Review: MALCOLM & MARIE, The Pendulum of Love and Anger
Multiple rooms in a small area. Two characters alone in that space. A successful night that nonetheless revealed a flaw that, picked at, bleeds and tears to expose a crumbling structure. Black and white. 103 minutes. Zendaya and John David Washington. All of these elements should combine into something moving, entertaining, enticing, revelatory, possibly profound. And yet, the sum ends up being, if not less than its parts, not the equal of them.
Sam Levinson wrote Malcolm & Marie in six days, and directed it under strict pandemic regulations (everyone quarantined before and after, there were very few people on set each day). This two-hander, set in a beachside home of Malcom (Washington) and Marie (Zendaya), is told in almost real time, as the couple works through many issues in their relationship. This lack of script preparation is the film's weakest point; but given the script's centrality to the film, especially one with only two characters, it permeates throughout the film, leaving a lack of deeper substance.
It's late after the successful premiere of Malcolm's new film, and the couple have returned home. While Malcolm rants about critics and raves about William Wyler, Marie makes mac & cheese and seems a little annoyed. It seems Malcolm thanked just about everyone on the planet in his pre-film speech, except Marie. While this might seem an honest mistake, it's clearly a symptom of a much bigger problem. They go back and forth between fighting with each other and making up, with each argument digging deeper to reveal that their relationship is not built on solid ground.
At first, you feel like an interloper, watching these two in a very intimate and yet still funny moment, as Malcolm takes cheap shots at critics, and Marie points out how needy he is. But they pick at this proverbial scab over and over. Malcolm points out the shit he has to put up with as a black director, constantly only compared to other black directors (true); Marie points out the privilege from which Malcolm comes (also true). Malcolm points out that Marie wants credit for everything (possibly true?), and Marie retorts that she wants credit for what Malcolm has taken from her (true).
It's not so much the dialogue that matters, as the pain they cause. And the joy - it's not all cutting words, though that forms the fine point of the story. At times, these words are like poetry, even if they inflict pain. At others, the casual yet meaningful conversation between two lovers who know each other perhaps a little too well. At just over 100 minutes, the six-day-written script could have used more editing and refining; there's a few too many filler moments that let the energy drop and allow the audience's mind to wander, especially given the gorgeous cinematography, and the setting itself. Even in the relatively large and open house, the sense of claustraphobia is palpable: no matter how comforting and large the space, if you're in an argument or difficult place, no space is large enough.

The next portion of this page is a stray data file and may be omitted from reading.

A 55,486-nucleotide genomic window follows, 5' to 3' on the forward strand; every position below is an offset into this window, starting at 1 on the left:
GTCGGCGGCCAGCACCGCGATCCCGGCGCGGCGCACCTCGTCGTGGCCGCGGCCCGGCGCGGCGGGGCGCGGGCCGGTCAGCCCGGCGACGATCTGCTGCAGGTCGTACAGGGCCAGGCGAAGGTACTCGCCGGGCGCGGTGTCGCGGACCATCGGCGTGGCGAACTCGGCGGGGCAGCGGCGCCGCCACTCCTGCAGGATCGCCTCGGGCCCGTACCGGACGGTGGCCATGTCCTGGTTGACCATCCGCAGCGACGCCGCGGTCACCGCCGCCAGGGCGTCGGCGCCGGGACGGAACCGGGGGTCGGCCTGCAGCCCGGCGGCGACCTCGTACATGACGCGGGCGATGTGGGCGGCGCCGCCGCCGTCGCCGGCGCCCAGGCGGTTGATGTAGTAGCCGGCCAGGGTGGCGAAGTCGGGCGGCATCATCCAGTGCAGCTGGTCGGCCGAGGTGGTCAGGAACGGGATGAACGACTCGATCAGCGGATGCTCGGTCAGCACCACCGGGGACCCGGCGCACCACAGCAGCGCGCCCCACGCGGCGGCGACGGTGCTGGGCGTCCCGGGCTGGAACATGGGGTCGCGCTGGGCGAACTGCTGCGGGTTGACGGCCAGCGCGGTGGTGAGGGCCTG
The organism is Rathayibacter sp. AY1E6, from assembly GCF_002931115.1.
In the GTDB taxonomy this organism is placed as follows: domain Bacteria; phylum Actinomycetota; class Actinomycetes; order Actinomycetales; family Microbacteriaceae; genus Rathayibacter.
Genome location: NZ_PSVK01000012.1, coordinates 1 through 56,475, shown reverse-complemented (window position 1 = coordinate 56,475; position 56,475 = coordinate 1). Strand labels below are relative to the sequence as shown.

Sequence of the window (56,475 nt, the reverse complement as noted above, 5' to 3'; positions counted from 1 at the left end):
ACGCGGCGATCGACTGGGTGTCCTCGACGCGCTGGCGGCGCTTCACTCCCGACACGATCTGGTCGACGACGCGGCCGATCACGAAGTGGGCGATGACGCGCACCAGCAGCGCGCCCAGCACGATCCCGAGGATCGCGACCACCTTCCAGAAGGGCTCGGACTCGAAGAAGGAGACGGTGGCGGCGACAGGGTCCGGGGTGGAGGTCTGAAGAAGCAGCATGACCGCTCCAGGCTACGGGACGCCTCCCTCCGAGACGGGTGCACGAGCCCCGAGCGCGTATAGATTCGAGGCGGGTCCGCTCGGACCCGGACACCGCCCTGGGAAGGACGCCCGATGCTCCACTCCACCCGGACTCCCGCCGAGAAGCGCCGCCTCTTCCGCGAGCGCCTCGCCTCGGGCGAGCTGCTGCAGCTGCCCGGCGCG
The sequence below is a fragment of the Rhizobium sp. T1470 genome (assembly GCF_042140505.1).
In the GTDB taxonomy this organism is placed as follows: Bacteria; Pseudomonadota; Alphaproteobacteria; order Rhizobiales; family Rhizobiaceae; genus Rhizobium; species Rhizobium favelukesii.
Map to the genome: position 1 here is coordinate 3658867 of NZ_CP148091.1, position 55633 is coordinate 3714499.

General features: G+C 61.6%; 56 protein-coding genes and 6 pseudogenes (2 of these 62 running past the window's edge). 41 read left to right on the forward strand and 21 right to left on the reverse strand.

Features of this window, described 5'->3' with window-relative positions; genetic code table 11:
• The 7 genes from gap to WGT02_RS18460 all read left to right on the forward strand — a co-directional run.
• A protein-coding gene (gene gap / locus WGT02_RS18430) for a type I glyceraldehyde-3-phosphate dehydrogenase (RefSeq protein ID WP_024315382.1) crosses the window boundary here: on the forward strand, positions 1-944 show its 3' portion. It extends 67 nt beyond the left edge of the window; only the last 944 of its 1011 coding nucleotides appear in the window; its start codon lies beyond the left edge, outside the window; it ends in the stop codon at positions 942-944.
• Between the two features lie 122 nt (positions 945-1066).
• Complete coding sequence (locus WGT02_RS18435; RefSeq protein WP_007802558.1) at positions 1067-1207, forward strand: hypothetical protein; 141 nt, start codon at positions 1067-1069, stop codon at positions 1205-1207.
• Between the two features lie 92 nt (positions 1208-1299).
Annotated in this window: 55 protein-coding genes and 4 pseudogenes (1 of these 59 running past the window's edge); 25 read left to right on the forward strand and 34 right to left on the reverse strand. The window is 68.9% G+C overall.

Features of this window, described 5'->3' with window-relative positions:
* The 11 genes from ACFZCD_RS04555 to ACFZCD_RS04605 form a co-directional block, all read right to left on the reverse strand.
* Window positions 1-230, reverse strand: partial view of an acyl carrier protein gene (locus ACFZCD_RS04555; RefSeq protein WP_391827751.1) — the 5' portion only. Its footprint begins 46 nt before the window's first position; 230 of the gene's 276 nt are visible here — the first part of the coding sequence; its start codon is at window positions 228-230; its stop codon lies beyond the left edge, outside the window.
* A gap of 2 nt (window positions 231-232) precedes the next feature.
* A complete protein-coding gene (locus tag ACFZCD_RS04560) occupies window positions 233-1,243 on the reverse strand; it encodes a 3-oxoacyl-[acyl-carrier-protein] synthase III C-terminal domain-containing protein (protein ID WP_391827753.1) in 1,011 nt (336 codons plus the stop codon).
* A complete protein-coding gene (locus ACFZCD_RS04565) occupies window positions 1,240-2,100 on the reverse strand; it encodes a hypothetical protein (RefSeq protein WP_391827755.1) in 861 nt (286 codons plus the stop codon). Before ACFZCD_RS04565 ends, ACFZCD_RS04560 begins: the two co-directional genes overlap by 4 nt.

In her relatively short time in front of the camera, Zendaya has already proven herself to be an actor worthy of all the accolades she receives. She takes this material and raises it fair higher than it deserves; her Marie is at times balanced and strong, funny and sad, angry and sardonic. She is far more aware of her shortcomings than Malcolm is of hers, hence as the film wears on, you want to rush in, pack her bags for her, and get her the hell out of there, before this man corners her to the point of confinement. Marie is a shining star who might not have the strength yet to come out from under Malcolm's shadow; Zendaya shows a woman filled with greatness yet to be utilized, if she would trust herself just that bit more to move.
In many ways, Washington has less to work with; he has to turn a character that is basically an intelligent and talented, yet ultimately self-important and selfish man-child, and make the audience, if not fully relate to him, at least appreciate what he's saying about his film, Marie, and a tirade against films critics that, while it has some accurate perceptions, is extremely tedious. And the obvious age difference between them is more than a litte disconcerting; while less of a gap than in many films, it's given only a cursory glance, and the story would have been better served with Malcolm played younger. Perhaps Levinson wants to expose Malcolm as a cypher for himself, working through his own feelings of imposter syndrome. I expect Washington's version is far more interesting, though the character still leaves a lot to be desired, despite Washington's best efforts.
A couple, in effect, digging to the bottom of their love and out the other side sounds like an interesting prospect in theory for the cinema, a medium that thrives on the intimacy of what the close-up can tell us. And with Malcolm & Marie, there are two fine actors doing some good work with a script not quite worthy of their talents. Still, it's a journey worth taking, if taken as less than the sum of its parts.
Malcolm & Marie will be available on Netflix beginning February 5th.
Malcolm & Marie
- Sam Levinson
- Sam Levinson
- John David Washington